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Forest Books

Plans

Plans, Elevations and Sections, of Hot-Houses, Green-Houses, an Aquarium, Conservatories, &c. Recently Built in Different Parts of England, for various Noblemen and Gentlemen. By George Tod, Surveyor and Hot-House Builder. Including a Hot-House and Grren-House in her late Majesty’s Gardens at Frogmore.

TOD (George) Folio (390 x 285 mm), 23, [1] + 8pp., publishers printed catalogue tipped-in at rear (closed tear repair to final leaf), without half-title, 27 hand-coloured aquatint plates including one double-page (numbered 1*, 1-26), title-page somewhat dust-soiled and with early ink inscription at upper margin now faint and indistinct, some old dampstaining to foremargins of a few early leaves including plate 1*, plate 2 dust-soiled and slightly frayed at extremities with marginal repairs to verso not affecting plate impression, recent expertly rebound in a period style, half calf, marbled boards, uncut, red morocco spine label lettered in gilt. These attractive and unusual plates, all actually executed and built to the author's design and to those of W. T. Aiton, gardener at Kew and Kensington Gardens, give overall views of the various hot-houses and conservatories together with transverse sections and detailed plans. His patrons are mainly in and around London, including a Green-house and Aquarium built for the Marquis of Blandford, a Pinery for Sir Joseph Banks, a Vinery built for the Earl of Coventry, a Flower-house for the Duke of Bedford at Woburn Abbey, a Green-house and a Hot-house in Her Majesty's Garden, etc. First published in 1807, the book evidently a success with a second edition appeared in 1812 followed by our 1823 edition, the plates retain the date of 1st September 1806. "Of George Tod himself very little is know, He describes himself as having selected the present designs 'from a great number, which have been executed by the author, who, in the course of a long experience, both in designing and executing buildings of this description, has been able to make many valuable improvements in their construction'. He was therefore evidently a professional garden designer of some repute, especially since he seems to have worked with the royal favourite William Townsend Aiton (1766-1849). Aiton was responsible for designing gardens for the Royal Pavilion at Brighton, and at Windsor Castle. From 1798 he was Gardener at Kew and Kensington."—RIMA. Abbey, Life 77; RIBA, Early Printed Books, 3322; Tooley, 491.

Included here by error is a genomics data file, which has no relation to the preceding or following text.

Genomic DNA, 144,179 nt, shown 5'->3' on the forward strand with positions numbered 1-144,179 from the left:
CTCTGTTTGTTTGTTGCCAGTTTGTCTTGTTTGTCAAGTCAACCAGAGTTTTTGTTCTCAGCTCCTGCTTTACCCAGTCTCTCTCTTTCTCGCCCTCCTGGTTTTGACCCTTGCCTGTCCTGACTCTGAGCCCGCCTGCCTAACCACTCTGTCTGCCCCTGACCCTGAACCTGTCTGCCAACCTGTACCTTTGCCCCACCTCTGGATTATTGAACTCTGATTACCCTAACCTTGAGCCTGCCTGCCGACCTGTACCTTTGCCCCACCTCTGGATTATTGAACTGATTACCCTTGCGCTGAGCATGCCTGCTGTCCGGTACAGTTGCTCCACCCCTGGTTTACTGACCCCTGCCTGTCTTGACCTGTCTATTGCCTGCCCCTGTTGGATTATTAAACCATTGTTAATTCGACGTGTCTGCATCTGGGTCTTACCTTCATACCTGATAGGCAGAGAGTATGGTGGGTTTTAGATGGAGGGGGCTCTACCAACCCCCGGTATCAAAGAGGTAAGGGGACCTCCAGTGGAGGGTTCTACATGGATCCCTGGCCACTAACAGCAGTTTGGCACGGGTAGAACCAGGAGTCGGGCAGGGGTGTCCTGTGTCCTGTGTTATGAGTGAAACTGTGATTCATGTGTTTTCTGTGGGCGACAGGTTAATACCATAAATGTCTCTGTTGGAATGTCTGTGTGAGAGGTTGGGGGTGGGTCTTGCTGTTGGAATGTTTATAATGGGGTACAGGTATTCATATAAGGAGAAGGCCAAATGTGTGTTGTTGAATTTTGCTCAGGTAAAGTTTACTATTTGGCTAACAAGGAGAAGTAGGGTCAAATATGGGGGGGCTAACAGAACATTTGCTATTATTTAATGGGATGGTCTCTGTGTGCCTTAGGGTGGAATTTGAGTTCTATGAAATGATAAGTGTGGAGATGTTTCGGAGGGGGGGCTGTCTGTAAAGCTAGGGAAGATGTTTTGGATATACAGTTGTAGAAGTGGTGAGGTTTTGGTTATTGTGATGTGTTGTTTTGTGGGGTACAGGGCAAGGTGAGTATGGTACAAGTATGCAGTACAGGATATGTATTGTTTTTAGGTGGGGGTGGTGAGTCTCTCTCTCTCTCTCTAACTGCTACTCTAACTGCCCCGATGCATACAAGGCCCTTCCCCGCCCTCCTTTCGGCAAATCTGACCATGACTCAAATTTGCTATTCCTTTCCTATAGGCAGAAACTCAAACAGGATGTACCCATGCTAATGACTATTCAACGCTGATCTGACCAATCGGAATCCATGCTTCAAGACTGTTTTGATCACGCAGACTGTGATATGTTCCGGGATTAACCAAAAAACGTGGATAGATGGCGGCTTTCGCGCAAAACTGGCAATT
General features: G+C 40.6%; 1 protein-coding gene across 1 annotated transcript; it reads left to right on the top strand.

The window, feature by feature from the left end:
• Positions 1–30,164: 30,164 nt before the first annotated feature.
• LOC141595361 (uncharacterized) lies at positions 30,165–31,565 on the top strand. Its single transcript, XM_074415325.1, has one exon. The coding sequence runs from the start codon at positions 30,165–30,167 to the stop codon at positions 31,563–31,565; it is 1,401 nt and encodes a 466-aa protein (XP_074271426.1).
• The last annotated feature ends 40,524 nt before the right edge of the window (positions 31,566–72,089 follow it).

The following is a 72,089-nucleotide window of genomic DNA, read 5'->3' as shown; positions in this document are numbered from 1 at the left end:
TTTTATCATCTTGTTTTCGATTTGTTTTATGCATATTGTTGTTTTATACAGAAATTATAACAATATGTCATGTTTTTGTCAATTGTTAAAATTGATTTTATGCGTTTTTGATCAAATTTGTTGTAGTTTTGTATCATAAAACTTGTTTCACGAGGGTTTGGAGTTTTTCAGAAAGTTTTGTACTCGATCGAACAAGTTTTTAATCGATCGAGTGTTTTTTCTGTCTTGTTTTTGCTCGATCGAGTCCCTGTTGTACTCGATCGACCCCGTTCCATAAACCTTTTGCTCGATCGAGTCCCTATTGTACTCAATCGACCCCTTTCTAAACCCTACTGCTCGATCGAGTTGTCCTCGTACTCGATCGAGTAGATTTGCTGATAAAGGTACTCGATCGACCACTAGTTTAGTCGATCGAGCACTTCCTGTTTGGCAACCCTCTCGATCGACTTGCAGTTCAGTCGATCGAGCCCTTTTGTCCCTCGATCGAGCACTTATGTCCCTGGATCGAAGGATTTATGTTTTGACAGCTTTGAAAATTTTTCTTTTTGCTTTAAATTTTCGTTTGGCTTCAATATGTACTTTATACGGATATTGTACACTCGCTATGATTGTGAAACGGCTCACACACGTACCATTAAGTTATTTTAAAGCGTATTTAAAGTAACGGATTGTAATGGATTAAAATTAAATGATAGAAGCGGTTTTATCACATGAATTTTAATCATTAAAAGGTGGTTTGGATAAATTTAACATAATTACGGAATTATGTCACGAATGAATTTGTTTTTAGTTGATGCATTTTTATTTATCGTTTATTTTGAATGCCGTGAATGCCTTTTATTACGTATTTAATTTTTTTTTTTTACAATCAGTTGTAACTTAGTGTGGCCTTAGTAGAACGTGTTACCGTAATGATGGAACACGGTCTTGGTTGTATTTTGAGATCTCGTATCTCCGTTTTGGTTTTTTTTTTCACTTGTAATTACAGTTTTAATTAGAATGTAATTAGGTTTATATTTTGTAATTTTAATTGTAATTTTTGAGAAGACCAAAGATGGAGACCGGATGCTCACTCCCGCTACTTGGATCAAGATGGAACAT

An Account of an Embassy to the Court of the Teshoo Lama

An Account of an Embassy to the Court of the Teshoo Lama, in Tibet; Containing a Narrative of a Journey through Bootan, and part of Tibet. To which is added, views taken on the spot, by Lieutenant Samuel Davis; and observations botanical, mineralogical, and medical, by Mr. Robert Saunders.

TURNER (Captain Samuel) First edition, 4to (295 x 230 mm), xxviii, 474pp., large engraved folding map, 13 engraved plates (offset), occasional spotting, marbled endpapers, full cont. calf, boards with triple gilt filet border, five raised bands ruled in gilt, title lettered direct, a very nice copy indeed. In 1783, at the opportunity presented by a new Panchen (or Teshoo) Lama, Bengal governor-general Warren Hastings sent a deputation to Tibet and Bhutan in the hope of promoting British-Indian trade across the Himalayas. Samuel Turner (1759–1802), an army officer in the East India Company, was appointed leader of the mission. His journal, offering first-hand descriptions of these countries, remained the only such English-language work for more than half a century. Assisted by the botanist and surgeon Robert Saunders and the surveyor and illustrator Samuel Davis, Turner interweaves geographical and scientific observations with descriptions of social and religious customs; the vivid account of his reception by the infant Panchen Lama is of particular note. The introduction sketches the history of Bengal–Bhutan relations and George Bogle's prior mission, while later sections deal with Tibet and the influence of China. This was and remains an invaluable account of eighteenth-century diplomacy. Yakushi, T277a; Cox I, p. 346.